“The course of true love never did run smooth…”

Nothing worth having simply falls into our laps.

. . . and thus begins a play filled with magic and frolic, that along the way manages to reveal essential truths about human emotion and ends with three happy human couples plus a fairy king and queen who have finally worked out their differences.

If you are wondering how a 16th Century play could possibly have anything to do with investing, it doesn’t. But it does illustrate a point about time and truth. When Lysander speaks of the course of true love, he speaks of time. He also says true love as opposed to false passion created through magical intervention. If one were to leave before the play’s happy conclusion, one might come away thinking it was a tragedy, not a comedy.

Like the characters, the audience must persevere to find the ultimate reward.

Photo: Simmons-Hermia
Watercolor by John Simons (1870) of Hermia and Lysander
Lysander
Act 1, Scene 1
A Midsummer Night’s Dream
By William Shakespeare

What audiences learn from A Midsummer Night’s Dream is that nothing worth having simply falls into our laps. Would Nick Bottom, an ordinary fool, ever have a chance of winning the true love of Titania, the exquisite Fairy Queen? Especially when his head has been transformed into that of a donkey? (This is one of those times when Shakespeare really pounds home the imagery in case his audience didn’t get that this guy is not Everyman, but literally a jackass.)

Yet Titania falls into Bottom’s lap after Oberon’s minion, Puck, induces a facsimile of love through the juice of a magical flower. Neither enchantment lasts, and sense and sensibility are eventually restored to both characters.

The term “puckish,” meaning playful in a mischievous but harmless manner, derives from this character. Once again, if one were to leave before the end of the play, one would not find Puck harmless, but rather a horrible, meddling demon that heartlessly plays with other characters’ feelings for his own amusement.

And so it goes with our investment portfolios. The course of our investment runs no more smoothly than Love. If we invest at the top of a market curve, we are destined to eventually find the bottom of that curve. We are doomed only if we choose that moment to exit. If we just wait until the play is finished, it will all come out right in the end. By the end of A Midsummer Night’s Dream each of our protagonists is paired with the proper lover.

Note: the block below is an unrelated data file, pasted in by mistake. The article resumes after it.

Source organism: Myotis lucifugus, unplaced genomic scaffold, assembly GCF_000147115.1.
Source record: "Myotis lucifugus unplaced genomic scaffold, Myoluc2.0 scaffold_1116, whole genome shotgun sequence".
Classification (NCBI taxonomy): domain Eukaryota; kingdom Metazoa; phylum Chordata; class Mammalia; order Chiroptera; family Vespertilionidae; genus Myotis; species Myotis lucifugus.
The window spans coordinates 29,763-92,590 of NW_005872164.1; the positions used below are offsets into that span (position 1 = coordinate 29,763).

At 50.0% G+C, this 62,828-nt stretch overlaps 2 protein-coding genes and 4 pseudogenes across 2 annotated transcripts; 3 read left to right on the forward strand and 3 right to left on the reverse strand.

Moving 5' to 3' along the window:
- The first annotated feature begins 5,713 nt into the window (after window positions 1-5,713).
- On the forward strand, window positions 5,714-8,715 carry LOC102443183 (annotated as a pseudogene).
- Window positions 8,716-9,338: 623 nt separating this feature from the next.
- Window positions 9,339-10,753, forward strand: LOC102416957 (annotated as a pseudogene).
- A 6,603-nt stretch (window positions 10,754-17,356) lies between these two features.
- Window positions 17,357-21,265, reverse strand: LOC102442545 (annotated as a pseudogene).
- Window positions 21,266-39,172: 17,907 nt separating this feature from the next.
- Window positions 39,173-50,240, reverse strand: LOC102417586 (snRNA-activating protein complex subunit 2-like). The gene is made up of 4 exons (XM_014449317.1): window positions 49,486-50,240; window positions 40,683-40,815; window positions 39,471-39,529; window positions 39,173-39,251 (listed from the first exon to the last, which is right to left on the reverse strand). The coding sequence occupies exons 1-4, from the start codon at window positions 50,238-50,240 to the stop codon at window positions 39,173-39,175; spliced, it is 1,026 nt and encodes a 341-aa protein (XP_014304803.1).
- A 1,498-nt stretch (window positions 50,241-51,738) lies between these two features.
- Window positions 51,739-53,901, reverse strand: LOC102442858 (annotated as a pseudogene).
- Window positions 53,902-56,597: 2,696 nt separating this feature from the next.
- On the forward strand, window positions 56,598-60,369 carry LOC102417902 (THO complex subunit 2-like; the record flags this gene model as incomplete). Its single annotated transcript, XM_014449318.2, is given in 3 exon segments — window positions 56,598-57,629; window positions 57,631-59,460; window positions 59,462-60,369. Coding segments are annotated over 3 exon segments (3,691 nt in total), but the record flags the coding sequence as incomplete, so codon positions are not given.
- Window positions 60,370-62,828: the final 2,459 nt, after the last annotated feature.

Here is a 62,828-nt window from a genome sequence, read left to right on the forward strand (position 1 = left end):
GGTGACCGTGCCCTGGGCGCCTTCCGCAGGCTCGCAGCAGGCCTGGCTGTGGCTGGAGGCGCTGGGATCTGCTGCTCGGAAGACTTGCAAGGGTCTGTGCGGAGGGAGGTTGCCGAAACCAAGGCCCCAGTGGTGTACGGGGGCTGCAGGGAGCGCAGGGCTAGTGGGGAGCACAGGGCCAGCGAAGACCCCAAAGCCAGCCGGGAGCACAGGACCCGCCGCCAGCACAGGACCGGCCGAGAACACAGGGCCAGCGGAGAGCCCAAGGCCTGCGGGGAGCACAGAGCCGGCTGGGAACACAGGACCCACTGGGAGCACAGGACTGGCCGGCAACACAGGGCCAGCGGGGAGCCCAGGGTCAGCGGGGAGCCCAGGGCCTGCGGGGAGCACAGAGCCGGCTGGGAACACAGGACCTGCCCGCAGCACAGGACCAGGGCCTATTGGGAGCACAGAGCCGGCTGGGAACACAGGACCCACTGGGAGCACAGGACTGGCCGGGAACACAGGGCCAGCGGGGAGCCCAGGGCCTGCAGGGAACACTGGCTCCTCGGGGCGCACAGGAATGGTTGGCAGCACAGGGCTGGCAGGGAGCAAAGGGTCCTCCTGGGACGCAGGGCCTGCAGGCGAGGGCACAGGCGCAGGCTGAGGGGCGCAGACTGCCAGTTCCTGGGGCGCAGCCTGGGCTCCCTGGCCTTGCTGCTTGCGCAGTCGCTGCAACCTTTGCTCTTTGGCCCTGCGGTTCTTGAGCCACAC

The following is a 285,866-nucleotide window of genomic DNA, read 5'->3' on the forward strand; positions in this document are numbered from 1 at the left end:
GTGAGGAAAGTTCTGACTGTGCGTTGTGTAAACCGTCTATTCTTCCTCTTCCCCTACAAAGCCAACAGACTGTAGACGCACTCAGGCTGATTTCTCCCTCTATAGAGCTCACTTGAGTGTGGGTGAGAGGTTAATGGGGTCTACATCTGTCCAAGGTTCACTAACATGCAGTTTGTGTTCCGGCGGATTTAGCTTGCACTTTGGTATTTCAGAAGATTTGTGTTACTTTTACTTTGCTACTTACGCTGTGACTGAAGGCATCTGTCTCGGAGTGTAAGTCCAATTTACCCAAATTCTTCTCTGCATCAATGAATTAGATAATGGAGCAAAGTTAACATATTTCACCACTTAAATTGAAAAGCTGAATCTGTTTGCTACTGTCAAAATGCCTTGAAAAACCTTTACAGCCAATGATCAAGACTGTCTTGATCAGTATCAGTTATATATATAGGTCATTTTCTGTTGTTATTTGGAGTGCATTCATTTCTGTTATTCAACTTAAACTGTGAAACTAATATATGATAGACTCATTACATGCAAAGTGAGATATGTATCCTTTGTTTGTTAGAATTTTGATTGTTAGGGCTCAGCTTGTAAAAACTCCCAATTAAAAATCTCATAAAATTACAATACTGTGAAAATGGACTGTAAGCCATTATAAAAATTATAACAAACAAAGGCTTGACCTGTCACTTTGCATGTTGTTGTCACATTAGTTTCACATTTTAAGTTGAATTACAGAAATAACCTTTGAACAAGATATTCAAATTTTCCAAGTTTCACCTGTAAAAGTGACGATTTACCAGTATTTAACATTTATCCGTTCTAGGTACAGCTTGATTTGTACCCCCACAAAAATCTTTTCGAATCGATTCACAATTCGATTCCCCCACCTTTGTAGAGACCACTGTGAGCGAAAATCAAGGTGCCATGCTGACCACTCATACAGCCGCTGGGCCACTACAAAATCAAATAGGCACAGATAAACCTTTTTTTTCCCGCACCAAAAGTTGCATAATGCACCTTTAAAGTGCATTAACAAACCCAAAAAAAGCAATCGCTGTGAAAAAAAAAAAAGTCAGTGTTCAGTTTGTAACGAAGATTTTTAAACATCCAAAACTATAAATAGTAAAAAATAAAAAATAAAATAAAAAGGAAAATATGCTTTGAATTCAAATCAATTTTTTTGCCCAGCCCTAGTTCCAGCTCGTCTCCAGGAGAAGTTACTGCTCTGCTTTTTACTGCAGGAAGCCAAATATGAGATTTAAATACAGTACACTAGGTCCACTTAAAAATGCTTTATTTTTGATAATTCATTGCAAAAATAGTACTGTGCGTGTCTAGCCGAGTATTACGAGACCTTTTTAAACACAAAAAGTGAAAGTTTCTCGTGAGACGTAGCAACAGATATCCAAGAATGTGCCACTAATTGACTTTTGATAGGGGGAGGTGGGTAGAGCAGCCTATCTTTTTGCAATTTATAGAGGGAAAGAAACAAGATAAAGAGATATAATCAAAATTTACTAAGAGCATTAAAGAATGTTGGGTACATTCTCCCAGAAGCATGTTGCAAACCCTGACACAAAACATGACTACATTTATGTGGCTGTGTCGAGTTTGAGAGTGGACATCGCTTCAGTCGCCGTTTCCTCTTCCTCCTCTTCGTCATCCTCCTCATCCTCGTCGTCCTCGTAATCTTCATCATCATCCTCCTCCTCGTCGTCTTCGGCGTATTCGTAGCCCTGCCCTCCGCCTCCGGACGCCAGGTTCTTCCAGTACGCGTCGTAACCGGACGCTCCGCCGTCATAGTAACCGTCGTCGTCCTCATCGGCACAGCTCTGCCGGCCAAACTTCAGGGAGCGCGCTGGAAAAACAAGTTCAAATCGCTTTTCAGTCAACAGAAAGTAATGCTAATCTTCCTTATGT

Photo: My_Mistress_with_a_Monster
Drawing of Bottom, Titania and Puck by Charles Buchel (1904)

The running time of the full text with scene changes and intermissions takes over two hours. Let’s remember that the original Globe Theatre, like the current version in London today, was a theatre in the round open to the elements. Like the modern theatre, it was on the banks of the River Thames, a damp and chill location even in the middle of summer. The cheapest ticket was for standing room at the foot of the stage. These ticket holders, called “Groundlings” stood throughout the long performance. Those with more jingle in their pockets could sit on narrow benches under a covered roof, and could even pay a little extra for a cushion or a blanket. In any case, this was entertainment for the hearty.

My last post about market volatility concluded that in the eternal scheme of things, the stock market spends more time up than down. Volatility may be short-term, but when one is going through it, it cannot end soon enough. A market downswing can be painful to watch! We can choose to forego investing at all, but then we risk running out of money before we run out of time. And no one wishes to face that murky prospect.

It helps to put things in perspective. Sometimes my daughter, now age twenty-three, will begin a sentence with the words “fourteen hours.”  This refers to how long I was in labor before giving birth to her. Ultimately, that sentence will end with a testament of my love for her, because I was willing to endure fourteen hours of labor to finally meet her. Six years later, I did it all over again to meet her younger brother. The trifling inconvenience of momentary agony has paid untold dividends.

Photo: My Children
Groundlings at the Modern Globe Theatre along the River Thames, London, England (2015)

If we did not occasionally endure discomfort and misadventure, would we even know what comfort and security are? I don’t think I would enjoy being a real-life Hermia, scorned by both my father’s choice and my own heart’s desire. I also know myself well enough to know that like Hermia, I would not give up and join a convent. I would wait until my Lysander came to his true senses. So, for Hermia and all the rest of us, willingness to persevere through often odd and confusing circumstances, yields our eventual and lasting reward.

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